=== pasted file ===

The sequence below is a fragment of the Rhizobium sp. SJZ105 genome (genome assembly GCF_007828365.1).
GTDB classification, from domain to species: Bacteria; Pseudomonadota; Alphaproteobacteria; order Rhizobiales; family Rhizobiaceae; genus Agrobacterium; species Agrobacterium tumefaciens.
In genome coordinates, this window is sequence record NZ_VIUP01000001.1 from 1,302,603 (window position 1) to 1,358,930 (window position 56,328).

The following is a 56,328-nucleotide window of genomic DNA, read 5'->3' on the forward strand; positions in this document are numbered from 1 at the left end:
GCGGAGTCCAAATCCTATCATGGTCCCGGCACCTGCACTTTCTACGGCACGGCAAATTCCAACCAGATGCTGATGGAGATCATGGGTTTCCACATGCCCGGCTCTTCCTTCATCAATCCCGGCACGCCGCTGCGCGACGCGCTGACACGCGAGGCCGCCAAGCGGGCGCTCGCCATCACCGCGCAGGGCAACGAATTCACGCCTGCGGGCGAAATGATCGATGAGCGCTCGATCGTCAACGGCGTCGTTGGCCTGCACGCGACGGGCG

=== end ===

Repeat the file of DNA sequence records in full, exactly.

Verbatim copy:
The sequence below is a fragment of the Rhizobium sp. SJZ105 genome (genome assembly GCF_007828365.1).
GTDB classification, from domain to species: Bacteria; Pseudomonadota; Alphaproteobacteria; order Rhizobiales; family Rhizobiaceae; genus Agrobacterium; species Agrobacterium tumefaciens.
In genome coordinates, this window is sequence record NZ_VIUP01000001.1 from 1,302,603 (window position 1) to 1,358,930 (window position 56,328).

The following is a 56,328-nucleotide window of genomic DNA, read 5'->3' on the forward strand; positions in this document are numbered from 1 at the left end:
GCGGAGTCCAAATCCTATCATGGTCCCGGCACCTGCACTTTCTACGGCACGGCAAATTCCAACCAGATGCTGATGGAGATCATGGGTTTCCACATGCCCGGCTCTTCCTTCATCAATCCCGGCACGCCGCTGCGCGACGCGCTGACACGCGAGGCCGCCAAGCGGGCGCTCGCCATCACCGCGCAGGGCAACGAATTCACGCCTGCGGGCGAAATGATCGATGAGCGCTCGATCGTCAACGGCGTCGTTGGCCTGCACGCGACGGGCG